Water sorption and solubility, which determines a material's resistance to dissolution or disintegration is considered one of the most essential properties that influence dental materials half-life. The mechanical properties of dental materials are affected by their water sorption and solubility, which directly affect how long dental restorations last. Water sorption has two impacts on the material's mechanical properties: deterioration and lamination.

The water solubility of the dental material has an unfavorable effect on its mechanical characteristics, resulting in a loss of material mass and a failure of the interfacial integrity between tooth and restoration, which raises the chance of microleakage at the margins of restoration and ultimately its failure [17].

Both water sorption and solubility of GIC with (TiO2/ NPS) incorporation are significantly reduced in this research, which might be attributed to a reduction in the quantity of air voids, which, if present, will seem shallower than those found in the unmodified cement. In addition, in comparison to the cracks in the original cement, the lengths and widths of the cracks in the modified cement's matrices lessen [18].


The combination of GIC and anoparticles of TiO2 is a potential restorative material with enhanced physical characteristics. Surface microhardness increased significantly, and water sorption and solubility decreased significantly.


We would like to submit our thanks to university of Mosul for its support to accomplish this work.


  1. Park EY, Kang S. Current aspects and prospects of glass ionomer cements for clinical dentistry. Yeungnam Univ J Med 2020; 37:169.
  2. Indexed at, Google Scholar, Cross Ref

  3. Allam G, El-Geleel A. Evaluating the mechanical properties, and calcium and fluoride release of glass-ionomer cement modified with chicken eggshell powder. Dent J 2018; 6:40.
  4. Indexed at, Google Scholar, Cross Ref

  5. Lyapina MG, Tzekova M, Dencheva M, et al. Nano-glass-ionomer cements in modern restorative dentistry. J IMAB Annu Proc 2016; 22:1160-5.
  6. Indexed at, Google Scholar, Cross Ref

  7. Jowkar Z, Jowkar M, Shafiei F. Mechanical and dentin bond strength properties of the nanosilver enriched glass ionomer cement. J ClinExp Dent 2019; 11:e275.
  8. Indexed at, Google Scholar, Cross Ref

  9. Al-Taee L, Deb S, Banerjee A. An in vitro assessment of the physical properties of manually-mixed and encapsulated glass-ionomer cements. BDJ open 2020;6:1-7.
  10. Indexed at, Google Scholar, Cross Ref

  11. Bezerra IM, Brito AC, De Sousa SA, et al. Glass ionomer cements compared with composite resin in restoration of noncarious cervical lesions: a systematic review and meta-analysis. Heliyon 2020; 6:e03969.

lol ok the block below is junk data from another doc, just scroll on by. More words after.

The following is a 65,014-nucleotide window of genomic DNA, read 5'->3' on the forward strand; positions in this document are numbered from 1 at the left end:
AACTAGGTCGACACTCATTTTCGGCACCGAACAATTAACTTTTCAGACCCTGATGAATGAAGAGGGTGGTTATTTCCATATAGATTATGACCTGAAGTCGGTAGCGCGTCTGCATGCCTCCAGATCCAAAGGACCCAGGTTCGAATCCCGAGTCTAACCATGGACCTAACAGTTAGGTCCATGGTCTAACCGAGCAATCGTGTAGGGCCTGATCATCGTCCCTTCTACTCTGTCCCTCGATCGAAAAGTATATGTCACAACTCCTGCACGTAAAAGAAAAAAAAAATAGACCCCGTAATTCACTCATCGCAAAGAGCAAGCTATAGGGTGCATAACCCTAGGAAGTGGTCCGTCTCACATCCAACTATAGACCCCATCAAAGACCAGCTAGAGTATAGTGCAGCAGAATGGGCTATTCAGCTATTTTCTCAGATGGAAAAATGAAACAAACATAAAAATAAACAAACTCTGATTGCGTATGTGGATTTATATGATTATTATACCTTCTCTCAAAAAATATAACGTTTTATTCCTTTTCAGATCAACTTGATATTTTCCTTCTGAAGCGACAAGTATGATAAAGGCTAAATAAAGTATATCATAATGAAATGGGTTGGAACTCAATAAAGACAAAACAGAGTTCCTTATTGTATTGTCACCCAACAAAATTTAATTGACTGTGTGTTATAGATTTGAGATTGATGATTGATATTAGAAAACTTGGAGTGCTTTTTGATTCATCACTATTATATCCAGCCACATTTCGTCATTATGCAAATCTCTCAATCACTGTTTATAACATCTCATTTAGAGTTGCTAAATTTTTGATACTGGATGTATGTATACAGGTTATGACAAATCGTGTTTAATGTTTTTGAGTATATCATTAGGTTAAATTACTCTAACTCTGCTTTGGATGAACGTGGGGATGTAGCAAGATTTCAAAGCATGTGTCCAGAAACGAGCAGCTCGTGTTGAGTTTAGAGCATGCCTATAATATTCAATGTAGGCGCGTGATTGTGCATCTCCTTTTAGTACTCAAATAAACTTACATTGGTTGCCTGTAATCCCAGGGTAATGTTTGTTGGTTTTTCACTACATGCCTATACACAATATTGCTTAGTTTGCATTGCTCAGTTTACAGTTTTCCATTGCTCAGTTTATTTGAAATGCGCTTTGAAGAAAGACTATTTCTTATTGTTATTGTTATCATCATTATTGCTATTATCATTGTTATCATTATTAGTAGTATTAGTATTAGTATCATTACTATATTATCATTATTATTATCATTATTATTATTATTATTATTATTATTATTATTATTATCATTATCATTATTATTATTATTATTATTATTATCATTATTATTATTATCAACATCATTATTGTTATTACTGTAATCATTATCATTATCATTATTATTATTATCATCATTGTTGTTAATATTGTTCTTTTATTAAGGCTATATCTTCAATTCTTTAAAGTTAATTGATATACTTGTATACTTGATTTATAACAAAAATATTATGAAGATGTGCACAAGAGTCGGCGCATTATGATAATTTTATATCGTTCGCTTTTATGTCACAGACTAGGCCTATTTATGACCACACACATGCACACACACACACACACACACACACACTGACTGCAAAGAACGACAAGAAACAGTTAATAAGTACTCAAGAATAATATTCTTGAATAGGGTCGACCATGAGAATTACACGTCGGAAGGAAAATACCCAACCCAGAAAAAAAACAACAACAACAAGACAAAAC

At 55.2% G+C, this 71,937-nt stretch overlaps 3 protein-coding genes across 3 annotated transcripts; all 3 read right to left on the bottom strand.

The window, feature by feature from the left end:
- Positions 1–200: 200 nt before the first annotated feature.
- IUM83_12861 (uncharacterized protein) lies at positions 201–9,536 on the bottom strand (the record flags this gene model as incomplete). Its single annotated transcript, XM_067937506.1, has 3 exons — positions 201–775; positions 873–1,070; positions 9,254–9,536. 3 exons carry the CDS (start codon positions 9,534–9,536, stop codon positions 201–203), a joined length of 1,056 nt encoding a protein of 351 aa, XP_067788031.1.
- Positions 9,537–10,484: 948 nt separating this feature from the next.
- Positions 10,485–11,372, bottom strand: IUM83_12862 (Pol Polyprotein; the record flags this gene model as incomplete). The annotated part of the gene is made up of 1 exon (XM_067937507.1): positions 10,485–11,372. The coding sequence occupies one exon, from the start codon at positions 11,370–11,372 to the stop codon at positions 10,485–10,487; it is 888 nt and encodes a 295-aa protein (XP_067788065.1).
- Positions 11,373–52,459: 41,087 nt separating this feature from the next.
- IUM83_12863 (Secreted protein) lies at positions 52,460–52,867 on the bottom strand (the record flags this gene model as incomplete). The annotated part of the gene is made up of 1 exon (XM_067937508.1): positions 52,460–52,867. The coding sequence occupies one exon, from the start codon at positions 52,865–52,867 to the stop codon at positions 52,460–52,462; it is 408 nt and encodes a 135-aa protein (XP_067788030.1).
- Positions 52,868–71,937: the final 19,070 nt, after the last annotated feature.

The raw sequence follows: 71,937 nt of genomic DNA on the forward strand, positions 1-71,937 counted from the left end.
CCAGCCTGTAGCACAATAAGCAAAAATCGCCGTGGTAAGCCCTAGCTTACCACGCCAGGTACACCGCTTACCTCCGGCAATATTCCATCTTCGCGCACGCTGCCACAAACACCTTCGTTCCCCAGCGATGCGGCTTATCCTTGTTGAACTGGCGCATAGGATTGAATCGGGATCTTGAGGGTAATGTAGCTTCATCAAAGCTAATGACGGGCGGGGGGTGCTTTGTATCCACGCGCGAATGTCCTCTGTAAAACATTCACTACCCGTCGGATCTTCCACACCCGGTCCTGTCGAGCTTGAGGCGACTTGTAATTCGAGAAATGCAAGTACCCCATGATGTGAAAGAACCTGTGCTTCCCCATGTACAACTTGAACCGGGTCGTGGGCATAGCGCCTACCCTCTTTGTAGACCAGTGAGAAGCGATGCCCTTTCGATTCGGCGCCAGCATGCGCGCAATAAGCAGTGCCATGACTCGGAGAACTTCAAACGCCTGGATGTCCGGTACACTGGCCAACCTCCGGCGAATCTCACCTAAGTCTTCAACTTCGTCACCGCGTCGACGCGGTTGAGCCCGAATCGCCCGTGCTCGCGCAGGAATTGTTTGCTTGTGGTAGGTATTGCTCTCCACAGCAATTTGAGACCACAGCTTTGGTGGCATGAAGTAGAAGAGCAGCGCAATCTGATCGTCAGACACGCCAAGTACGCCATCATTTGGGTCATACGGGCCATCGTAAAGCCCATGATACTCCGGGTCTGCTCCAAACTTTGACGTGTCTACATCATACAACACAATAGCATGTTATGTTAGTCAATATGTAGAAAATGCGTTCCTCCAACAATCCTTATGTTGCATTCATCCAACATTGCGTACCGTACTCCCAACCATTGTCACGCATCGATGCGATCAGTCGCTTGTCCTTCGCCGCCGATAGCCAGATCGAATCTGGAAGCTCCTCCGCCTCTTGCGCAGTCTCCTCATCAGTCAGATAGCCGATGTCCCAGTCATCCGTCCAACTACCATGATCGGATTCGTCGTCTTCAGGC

12. Indexed at, Google Scholar, Cross Ref

  13. Khaghani M, Doostmohammadi A, Alizadeh S. Investigation of the Compressive Strength of Glass Ionomer Cement Containing Hydroxyapatite Nano and Micro Particles. Austin J Biotechnol Bioeng 2016; 3:1068.
  14. Indexed at, Google Scholar, Cross Ref

  15. Alobiedy A, Alhille A, Al-Hamaoy A. Mechanical Properties Enhancement of Conventional Glass Ionomer Cement by Adding Zirconium Oxide Micro and Nanoparticles. J Eng 2019: 72-81.
  16. Indexed at, Google Scholar, Cross Ref

  17. Cibim DD, Saito MT, Giovani PA, et al. Novel nanotechnology of TiO2 improves physical-chemical and biological properties of glass ionomer cement. Int J Biomater 2017.
  18. Indexed at, Google Scholar, Cross Ref

  19. Garcia-Contreras R, Scougall-Vilchis RJ, Contreras-Bulnes R, et al. Mechanical, antibacterial and bond strength properties of nano-titanium-enriched glass ionomer cement. J Appl Oral Sci 2015; 23:321-8.
  20. Indexed at, Google Scholar, Cross Ref

  21. Jowkar Z, Fattah Z, Ghanbarian S, et al. The Effects of Silver, Zinc Oxide, and Titanium Dioxide Nanoparticles Used as Dentin Pretreatments on the Microshear Bond Strength of a Conventional Glass Ionomer Cement to Dentin. Int J Nanomed 2020; 15:4755-4762.
  22. Indexed at, Google Scholar, Cross Ref

  23. Elbahrawy EM, Rahim RA. Effect of addition of chitosan on water sorption, solubility and microhardness of glass ionomer cement. Tanta Dent J 2017; 14:164.
  24. Indexed at, Google Scholar

  25. Elsaka SE, Hamouda IM, Swain MV. Titanium dioxide nanoparticles addition to a conventional glass-ionomer restorative: influence on physical and antibacterial properties. J Dent 2011; 39:589-98.
  26. Indexed at, Google Scholar, Cross Ref

  27. Alatawi RA, Elsayed NH, Mohamed WS. Influence of hydroxyapatite nanoparticles on the properties of glass ionomer cement. J Mater Res Technol 2019; 8:344-9.
  28. Indexed at, Google Scholar, Cross Ref

  29. Yilmaz MN, Gul P, Kiziltunc A. Water sorption and solubility of a high-viscous glass-ionomer cement after the application of different surface-coating agents. European J Gen Dent 2020; 9:118-21.
  30. Indexed at, Google Scholar, Cross Ref

  31. Guimaraes IR, Gomez FM, De Goes MF. Effect of activation mode on flexural strength and elasticity modulus of dual cure resin cements. Odovtos Int J Dent Sc 2016; 18:61-71.
  32. Indexed at, Google Scholar, Cross Ref

  33. Lima R, De Farias J, Andrade A, et al. Water sorption and solubility of glass ionomer cement indicated atraumatic restorative treatment considering the time and the ph of the storage. Rev Gaúch Odontol 2018; 66:29-34.
  34. Indexed at, Google Scholar, Cross Ref

  35. Gjorgievska E, Van Tendeloo G, Nicholson JW, et al. The incorporation of nanoparticles into conventional glass-ionomer dental restorative cements. Microsc Microanal 2015; 21:392-406.
  36. Indexed at, Google Scholar, Cross Ref

Author Info

Ula A Fathi, Maha A AL-Murad and Zena A Ahmad*

Department of Conservative Dentistry, College of Dentistry, University of Mosul, Mosul, Iraq

Citation: Ula A Fathi, Maha A AL-Murad, Zena A Ahmad, The Effect of the Incorporation of Titanium Dioxide Nanoparticles on the Mechanical and Physical Properties of Glass Ionomer Cement, J Res Med Dent Sci, 2022, 10 (5): 88-91.

Received: 29-Apr-2022, Manuscript No. JRMDS-22-63320; , Pre QC No. JRMDS-22-63320 (PQ); Editor assigned: 02-May-2022, Pre QC No. JRMDS-22-63320 (PQ); Reviewed: 16-May-2022, QC No. JRMDS-22-63320; Revised: 20-May-2022, Manuscript No. JRMDS-22-63320 (R); Published: 27-May-2022